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[94] Octavius laughed at them and moved his army nearer to the city and stationed it in the Campus Martius. He did not then punish any of the prætors, not even Crassus who had rushed off to Picenum, although the latter was brought before him just as he was caught, in the disguise of a slave. He pardoned all in order to acquire a reputation for clemency. But not long afterward they were put on the list of the proscribed. He ordered that the public money on the Janiculum or elsewhere be brought to him, and that the amount that had been previously ordered to be paid on the motion of Cicero be distributed; that is, he divided 2500 drachmas per man and promised to give them the remainder. Then he took his departure from the city until the consuls should be chosen by the comitia. Having been elected, together with Quintus Pedius, whom he desired to have as his colleague, and who had given to him his own portion of his inheritance from Cæsar, he entered the city as consul. He offered the usual sacrifices, and twelve vultures were seen; the same number, they say, that appeared to Romulus when he laid the foundations of the city. After the sacrifices he caused his adoption by his father to be ratified again, according to the lex curiata, -- that is, by a popular vote, -- for the parts into which the tribes, or the common people, are divided are called curiœ, just as I suppose the similar divisions among the Greeks are called phratriœ. Among the Romans this was the method of adoption most in accordance with law in the case of orphans; and those who follow it have the same rights as real sons in respect of the relatives and the freedmen of the persons who adopt them. Among the other splendid accessories of Cæsar was a large number of freedmen, many of them rich, and this was perhaps the principal reason why Octavius wanted the adoption by a vote of the people in addition to the former adoption which came to him by Cæsar's will.1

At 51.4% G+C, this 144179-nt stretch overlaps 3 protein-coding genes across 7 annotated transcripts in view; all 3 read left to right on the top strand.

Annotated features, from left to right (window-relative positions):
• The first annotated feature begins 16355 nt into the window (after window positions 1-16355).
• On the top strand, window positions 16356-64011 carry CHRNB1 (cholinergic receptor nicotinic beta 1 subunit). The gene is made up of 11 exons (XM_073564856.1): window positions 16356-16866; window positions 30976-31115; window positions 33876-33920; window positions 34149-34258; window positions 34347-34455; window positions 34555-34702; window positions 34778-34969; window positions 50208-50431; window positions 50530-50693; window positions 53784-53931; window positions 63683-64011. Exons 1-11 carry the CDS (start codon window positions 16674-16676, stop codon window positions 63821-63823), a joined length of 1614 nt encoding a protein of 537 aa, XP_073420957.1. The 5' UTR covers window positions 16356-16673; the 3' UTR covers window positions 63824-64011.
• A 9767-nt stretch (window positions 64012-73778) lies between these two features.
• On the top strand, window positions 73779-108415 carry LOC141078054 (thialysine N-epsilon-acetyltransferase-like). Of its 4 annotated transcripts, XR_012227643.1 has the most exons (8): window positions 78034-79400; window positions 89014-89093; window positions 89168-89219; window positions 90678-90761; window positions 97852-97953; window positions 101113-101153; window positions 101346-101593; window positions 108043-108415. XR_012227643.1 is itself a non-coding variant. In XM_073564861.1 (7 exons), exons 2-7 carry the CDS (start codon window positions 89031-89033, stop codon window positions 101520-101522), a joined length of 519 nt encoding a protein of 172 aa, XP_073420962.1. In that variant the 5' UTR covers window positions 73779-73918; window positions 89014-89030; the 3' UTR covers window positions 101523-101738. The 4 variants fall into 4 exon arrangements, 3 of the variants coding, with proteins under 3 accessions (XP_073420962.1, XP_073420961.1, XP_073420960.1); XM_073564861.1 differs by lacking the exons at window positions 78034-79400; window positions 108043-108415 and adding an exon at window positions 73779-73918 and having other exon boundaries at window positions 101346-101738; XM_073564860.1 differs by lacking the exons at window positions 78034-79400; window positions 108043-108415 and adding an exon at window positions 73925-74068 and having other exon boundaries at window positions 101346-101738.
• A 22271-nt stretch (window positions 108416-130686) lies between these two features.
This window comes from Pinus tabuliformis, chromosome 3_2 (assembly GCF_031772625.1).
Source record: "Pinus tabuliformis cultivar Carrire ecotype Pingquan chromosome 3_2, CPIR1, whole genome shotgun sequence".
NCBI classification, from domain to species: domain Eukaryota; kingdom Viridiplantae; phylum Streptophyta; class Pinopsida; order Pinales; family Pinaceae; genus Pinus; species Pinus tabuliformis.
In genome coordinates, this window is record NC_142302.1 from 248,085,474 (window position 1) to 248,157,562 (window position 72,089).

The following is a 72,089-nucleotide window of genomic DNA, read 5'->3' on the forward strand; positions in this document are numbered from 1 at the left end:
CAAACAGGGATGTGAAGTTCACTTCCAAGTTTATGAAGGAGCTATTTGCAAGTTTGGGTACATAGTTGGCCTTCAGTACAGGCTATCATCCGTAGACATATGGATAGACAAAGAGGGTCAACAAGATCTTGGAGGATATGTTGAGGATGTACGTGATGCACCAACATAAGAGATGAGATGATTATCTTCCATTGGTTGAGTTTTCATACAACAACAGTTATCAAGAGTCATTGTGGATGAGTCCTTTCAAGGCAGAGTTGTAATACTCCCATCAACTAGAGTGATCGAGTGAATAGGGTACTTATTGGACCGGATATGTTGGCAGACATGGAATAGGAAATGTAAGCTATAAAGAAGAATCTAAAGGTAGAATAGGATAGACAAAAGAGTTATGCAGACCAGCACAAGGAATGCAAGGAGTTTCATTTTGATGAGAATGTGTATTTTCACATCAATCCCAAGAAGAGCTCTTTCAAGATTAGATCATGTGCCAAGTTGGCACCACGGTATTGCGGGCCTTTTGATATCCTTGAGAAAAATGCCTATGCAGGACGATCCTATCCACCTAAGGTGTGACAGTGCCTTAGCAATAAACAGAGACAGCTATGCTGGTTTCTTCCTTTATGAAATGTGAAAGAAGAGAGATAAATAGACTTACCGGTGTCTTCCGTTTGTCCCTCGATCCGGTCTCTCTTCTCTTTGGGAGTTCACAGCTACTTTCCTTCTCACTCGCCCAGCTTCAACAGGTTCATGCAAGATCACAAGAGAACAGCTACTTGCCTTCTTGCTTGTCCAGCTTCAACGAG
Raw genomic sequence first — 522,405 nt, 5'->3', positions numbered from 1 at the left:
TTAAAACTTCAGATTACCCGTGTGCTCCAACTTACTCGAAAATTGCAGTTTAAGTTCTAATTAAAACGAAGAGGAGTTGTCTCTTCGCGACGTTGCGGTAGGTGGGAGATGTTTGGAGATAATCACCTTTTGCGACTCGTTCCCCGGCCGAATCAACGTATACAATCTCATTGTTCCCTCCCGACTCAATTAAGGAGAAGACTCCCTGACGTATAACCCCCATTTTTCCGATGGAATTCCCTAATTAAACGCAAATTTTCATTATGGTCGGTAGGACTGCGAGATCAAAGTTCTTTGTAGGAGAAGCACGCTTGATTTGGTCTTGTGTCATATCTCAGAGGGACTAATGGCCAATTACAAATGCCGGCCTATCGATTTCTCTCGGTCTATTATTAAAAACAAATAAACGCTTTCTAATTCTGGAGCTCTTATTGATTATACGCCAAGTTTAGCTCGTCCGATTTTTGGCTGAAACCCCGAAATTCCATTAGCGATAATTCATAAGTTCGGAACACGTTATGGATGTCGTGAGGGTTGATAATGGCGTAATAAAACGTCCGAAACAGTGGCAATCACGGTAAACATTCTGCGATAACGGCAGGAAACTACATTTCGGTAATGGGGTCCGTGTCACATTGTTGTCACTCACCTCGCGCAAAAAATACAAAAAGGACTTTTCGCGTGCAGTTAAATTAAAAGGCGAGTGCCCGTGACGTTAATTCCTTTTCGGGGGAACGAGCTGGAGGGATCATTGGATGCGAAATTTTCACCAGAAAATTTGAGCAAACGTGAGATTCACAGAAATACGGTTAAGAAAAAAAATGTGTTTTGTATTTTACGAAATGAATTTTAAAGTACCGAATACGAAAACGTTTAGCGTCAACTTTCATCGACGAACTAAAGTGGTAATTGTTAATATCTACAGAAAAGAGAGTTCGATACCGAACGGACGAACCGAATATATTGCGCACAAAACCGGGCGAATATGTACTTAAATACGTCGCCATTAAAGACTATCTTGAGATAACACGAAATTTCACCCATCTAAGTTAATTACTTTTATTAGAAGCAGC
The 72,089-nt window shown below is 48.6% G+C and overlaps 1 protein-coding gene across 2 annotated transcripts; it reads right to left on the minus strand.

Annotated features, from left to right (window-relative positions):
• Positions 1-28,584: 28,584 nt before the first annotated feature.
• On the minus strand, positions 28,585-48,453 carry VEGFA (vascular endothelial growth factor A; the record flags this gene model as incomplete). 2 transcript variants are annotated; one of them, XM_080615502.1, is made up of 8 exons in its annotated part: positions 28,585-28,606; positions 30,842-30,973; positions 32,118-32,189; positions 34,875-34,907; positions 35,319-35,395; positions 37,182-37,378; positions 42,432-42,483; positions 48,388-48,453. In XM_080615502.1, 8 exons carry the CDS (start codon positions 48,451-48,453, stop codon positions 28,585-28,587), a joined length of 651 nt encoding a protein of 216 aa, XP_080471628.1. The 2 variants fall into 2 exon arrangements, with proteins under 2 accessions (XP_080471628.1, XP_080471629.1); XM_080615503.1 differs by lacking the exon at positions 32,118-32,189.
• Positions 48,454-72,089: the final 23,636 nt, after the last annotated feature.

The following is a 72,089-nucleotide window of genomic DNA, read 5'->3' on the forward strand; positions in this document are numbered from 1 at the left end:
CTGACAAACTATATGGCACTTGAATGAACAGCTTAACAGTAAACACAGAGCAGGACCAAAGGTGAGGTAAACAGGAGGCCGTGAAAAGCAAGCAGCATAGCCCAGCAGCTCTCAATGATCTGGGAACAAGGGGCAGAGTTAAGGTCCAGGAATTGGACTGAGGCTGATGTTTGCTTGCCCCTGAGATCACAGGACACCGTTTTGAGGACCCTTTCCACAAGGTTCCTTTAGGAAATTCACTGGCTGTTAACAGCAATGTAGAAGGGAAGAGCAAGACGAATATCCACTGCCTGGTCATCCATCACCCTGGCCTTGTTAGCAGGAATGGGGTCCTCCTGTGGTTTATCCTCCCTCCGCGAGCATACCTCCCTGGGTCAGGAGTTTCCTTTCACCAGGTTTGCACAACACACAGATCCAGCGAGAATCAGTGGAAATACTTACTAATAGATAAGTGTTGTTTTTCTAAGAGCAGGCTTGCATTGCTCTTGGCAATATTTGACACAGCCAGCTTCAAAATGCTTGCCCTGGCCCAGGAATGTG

1 Suetonius says that Octavius obtained his first consulship in the month Sextilis and that he gave it his own name (August) in commemoration of the event (Aug. 31). Velleius says that he entered upon his consulship on the 22d of September and that this was the day before he became twenty years of age (ii. 65). The Epitome of Livy (cxix) says: "The Senate showed little gratitude to Octavius, the only survivor of the three leaders at Mutina. The honor of a triumph was decreed to Decimus Brutus, who was delivered from the siege of Mutina by Octavius. They did not make sufficiently grateful mention of Octavius and his soldiers, for which reason, after a reconciliation had been effected by him with Antony through Marcus Lepidus, he came to Rome with his army, struck terror into those who had treated him unjustly, and was created consul when he was nineteen years of age."

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